Published September 1, 2015, Los Angeles Daily Journal – When the pope’s Ferrari sells for over $6 million, you know the weekend is going to be special — though no one could have predicted just how much.
Last month marked the 65th annual Concours d’ Elegance — a gathering of the world’s most important collector cars on the famed Pebble Beach golf links. The weekend is dotted with champagne parties at spectacular seaside mansions, put on by Rolls Royce, Aston Martin and the likes for their special clientele; but the stars of the weekend are the elite collector car auctions that attract collectors — and investors — from around the world.
The auctions are a sight to see, attracting a sub-culture of pedigreed car collectors who most were unaware even existed. Registered bidders come from some 30 different countries, with the intent of buying, selling or closely watching some of the rarest cars in the world. And the prices are staggering.
By now, six years removed from the chill of the frozen economy, things are beginning to return to normal. Analysts predict new car sales to hit 17 million this year, a level not seen since 2000, and U.S. housing starts are at a robust 1.2 million per month and steadily climbing. Yet sales of classic cars have just gone off the charts, setting — and then breaking — records at an astonishing clip.
The Pebble Beach weekend saw over $400 million of collector cars sold in just three days, marking one of the most explosive microcosms the world has ever seen. The weekend is dominated by two auction houses, RM Sotheby’s and Gooding & Company, both of which had record-breaking sales results, selling some 62 cars over the $1 million mark, and seven over $10 million.
These are not anomalies. Hagerty’s Blue Chip Index, a study of collector cars prices over a 10-year period, shows just how valuable these cars have become. On average, collector cars have demonstrated a 500 percent increase in value over the last 10 years, with certain makes far outstripping even this pace. Ferraris, without a doubt, are the crown jewel.
Several Ferraris make up the highest end of the market, such as the 1958 Ferrari 250 GT California, a cult classic among followers. Non-enthusiasts will best remember the Ferrari 250 GT as the Ferris Bueller car that suffered a fateful ending, after a spirited ride by the local valet. In April 2005, the average price of a Ferrari 250 GT was $1.5 million. By April 2015, 10 years later, the average price had climbed to $14 million, an 850 percent increase — and this is through the recession.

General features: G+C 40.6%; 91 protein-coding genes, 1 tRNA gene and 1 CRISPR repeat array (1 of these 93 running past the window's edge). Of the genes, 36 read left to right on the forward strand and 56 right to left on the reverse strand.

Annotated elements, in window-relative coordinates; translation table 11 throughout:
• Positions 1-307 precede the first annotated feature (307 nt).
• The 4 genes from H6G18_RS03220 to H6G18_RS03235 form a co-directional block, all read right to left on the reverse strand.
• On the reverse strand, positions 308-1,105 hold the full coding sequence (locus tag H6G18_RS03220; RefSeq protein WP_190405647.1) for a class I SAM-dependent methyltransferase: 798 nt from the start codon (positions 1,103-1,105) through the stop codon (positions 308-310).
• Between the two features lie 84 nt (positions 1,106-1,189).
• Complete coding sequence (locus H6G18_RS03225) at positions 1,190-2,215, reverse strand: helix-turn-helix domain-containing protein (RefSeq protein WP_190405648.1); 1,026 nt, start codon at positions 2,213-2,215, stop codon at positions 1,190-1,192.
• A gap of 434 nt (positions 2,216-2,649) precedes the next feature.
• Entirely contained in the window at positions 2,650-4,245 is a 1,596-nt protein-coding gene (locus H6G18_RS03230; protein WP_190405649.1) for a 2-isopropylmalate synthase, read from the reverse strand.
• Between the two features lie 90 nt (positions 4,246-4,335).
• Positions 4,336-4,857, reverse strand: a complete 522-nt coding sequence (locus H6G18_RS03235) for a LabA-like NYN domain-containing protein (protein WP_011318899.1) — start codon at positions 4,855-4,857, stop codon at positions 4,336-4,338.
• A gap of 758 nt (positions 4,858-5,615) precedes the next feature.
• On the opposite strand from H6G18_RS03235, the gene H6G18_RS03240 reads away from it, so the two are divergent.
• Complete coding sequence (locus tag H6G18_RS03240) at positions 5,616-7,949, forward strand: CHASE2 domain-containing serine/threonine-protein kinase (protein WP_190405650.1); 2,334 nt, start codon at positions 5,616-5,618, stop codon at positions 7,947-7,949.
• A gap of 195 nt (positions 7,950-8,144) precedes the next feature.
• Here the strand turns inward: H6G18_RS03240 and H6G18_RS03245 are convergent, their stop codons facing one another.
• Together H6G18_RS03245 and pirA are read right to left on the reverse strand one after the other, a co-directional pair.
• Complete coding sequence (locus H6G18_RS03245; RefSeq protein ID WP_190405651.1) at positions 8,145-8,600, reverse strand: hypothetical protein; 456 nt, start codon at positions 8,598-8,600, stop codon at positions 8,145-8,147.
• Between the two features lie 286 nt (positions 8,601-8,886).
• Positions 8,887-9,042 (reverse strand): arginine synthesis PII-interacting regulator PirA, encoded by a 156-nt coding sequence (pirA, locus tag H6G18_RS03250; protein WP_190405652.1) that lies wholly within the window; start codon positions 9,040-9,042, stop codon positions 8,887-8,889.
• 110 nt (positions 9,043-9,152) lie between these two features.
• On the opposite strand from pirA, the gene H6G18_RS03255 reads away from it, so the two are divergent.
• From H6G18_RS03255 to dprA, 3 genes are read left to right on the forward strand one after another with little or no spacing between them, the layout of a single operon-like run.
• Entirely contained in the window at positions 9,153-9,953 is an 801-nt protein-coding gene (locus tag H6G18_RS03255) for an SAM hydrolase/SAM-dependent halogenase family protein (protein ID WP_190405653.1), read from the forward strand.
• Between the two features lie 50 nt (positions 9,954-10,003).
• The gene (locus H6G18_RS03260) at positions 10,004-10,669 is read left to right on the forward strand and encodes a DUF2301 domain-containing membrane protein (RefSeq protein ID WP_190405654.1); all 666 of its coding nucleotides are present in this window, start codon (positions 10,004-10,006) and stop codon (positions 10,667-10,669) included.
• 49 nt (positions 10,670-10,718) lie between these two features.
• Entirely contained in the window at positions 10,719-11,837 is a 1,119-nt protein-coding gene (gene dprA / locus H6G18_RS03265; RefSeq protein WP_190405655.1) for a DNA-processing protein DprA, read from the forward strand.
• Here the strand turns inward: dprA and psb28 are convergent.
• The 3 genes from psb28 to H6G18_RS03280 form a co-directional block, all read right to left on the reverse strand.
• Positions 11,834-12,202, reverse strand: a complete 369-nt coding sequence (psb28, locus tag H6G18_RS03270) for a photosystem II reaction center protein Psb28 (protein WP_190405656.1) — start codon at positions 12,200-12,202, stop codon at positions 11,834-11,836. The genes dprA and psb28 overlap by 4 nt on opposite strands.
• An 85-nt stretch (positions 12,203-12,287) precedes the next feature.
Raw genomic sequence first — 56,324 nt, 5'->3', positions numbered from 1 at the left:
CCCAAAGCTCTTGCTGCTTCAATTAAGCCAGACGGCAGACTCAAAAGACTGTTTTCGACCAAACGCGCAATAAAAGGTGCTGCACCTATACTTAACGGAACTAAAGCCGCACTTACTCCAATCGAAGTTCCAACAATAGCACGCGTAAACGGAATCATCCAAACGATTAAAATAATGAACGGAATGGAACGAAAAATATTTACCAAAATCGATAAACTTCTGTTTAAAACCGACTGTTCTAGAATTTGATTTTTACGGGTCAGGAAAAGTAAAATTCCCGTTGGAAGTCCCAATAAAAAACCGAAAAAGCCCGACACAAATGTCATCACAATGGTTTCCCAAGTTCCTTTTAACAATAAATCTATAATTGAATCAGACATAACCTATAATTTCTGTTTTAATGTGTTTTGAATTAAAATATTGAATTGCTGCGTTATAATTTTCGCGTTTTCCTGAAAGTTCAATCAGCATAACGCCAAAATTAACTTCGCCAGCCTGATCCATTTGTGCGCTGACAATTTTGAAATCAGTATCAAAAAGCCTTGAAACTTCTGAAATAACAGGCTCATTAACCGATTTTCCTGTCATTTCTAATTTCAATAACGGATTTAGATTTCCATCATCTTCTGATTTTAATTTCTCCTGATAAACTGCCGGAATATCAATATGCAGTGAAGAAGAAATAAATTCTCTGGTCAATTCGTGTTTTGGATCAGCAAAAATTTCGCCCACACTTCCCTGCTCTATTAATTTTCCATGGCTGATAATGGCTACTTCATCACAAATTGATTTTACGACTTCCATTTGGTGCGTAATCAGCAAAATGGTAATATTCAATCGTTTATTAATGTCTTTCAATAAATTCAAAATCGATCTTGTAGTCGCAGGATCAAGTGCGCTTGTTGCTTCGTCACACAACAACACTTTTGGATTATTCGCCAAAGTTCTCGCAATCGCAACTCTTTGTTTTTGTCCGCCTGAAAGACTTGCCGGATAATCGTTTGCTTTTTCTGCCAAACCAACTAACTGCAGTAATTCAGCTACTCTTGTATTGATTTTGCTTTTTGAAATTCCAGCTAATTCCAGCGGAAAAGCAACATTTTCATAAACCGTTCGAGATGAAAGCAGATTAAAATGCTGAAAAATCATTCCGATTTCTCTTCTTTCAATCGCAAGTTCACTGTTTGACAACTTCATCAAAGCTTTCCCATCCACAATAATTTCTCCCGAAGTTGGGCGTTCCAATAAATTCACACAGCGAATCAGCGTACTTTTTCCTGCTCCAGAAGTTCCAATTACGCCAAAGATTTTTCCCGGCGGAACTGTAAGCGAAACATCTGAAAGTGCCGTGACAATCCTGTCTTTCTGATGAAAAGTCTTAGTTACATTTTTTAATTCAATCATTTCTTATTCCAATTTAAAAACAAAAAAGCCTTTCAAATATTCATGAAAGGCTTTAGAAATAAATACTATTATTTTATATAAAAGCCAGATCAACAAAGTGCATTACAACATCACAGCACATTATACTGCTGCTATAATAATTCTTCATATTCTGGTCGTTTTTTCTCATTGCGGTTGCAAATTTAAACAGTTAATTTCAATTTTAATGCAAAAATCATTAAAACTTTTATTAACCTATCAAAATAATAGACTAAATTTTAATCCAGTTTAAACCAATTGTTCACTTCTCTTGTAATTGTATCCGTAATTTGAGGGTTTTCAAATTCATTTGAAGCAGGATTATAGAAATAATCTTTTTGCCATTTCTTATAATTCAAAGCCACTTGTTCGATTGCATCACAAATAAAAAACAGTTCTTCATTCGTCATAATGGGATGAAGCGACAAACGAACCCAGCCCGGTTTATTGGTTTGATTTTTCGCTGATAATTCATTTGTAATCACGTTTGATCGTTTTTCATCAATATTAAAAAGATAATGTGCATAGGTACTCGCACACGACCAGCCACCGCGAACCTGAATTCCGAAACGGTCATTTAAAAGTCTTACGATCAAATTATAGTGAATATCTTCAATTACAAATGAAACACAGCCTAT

What is more amazing is that the prices have continued since then. Last month, four months following the latest report by the Hagerty’s Blue Chip Index, a Ferrari 250 GT sold at Gooding & Company for $16.8 million ($2.8 million over the April 2015 Index value); and that was a car, as insiders say, that was “well-bought.” No one should be surprised to see this car return to Pebble Beach in a few years, crossing the block for over $20 million.
As dizzying as those prices are, they are far from the top of the market. Last year at Pebble Beach, a 1962 Ferrari 250 GTO sold for $38 million, setting the highest price ever paid for a car at an auction. Now consider that the auction houses fetch 10 percent of the transaction price from the buyer and the seller — $7 million in this instance — and you start to get an understanding of the economics at play.
While the $38 million record price is substantial, most 250 GTO owners are unwilling to sell for less than $50 million. But the market will likely get there, quickly.
What is interesting to consider is strength of the market through a beaten economic time. To be sure, the market got hammered during the recession, but the speed at which it has rebounded is nothing short of dramatic. It will now be interesting to see what happens with the market, as the collectors become flusher with cash. While $20 million cars are out of the reach of most, it is the entry level collecting at the $300,000 mark that will make a difference. As more dollars vie for attainable cars, it will elevate their prices, pushing up the prices of the truly collectibles above it.
And it is not just collectors who are in the game. The steady increase in the market has driven many to consider collector cars as solid alternative investments, and for good reason. A car well-bought will yield more passive income to the buyer than most workers in the advanced-world will make in years of full-time employment.
Of course, it takes money to get in the game, and an uneducated buy can kill you, which is why professionally managed investment funds — a mutual fund of sorts for the collector car market — are becoming attractive investments. With the Dow Jones 10-year return at 62 percent, and the collector car market 10-year return at 500 percent, it is understandable that astute money managers have put together professionally led funds aimed at acquiring automotive investments.
In fact, the S&P has developed the Dow Jones Investment-Car Index, pitting its returns against the 30 companies that make up the Dow — and the Industrial Average is not winning, not by a long shot.
At some point, the market will fall; markets always do. Investors will scamper, and pundits will snicker, as prices fall to unthinkable levels; but when the market corrects, collectors will be left with ultra-rare assets that have important historical attributes that touch people in a way that most other investments don’t.
Car collectors are driven by a passion to hold that piece of history that was important to them as a child, or to control a car that symbolizes a significant moment in time. As long as passion is involved, there will be people abound who are willing to make illogical decisions to satisfy their inner need, and this is why the collector car market will always be fertile ground for solid investment.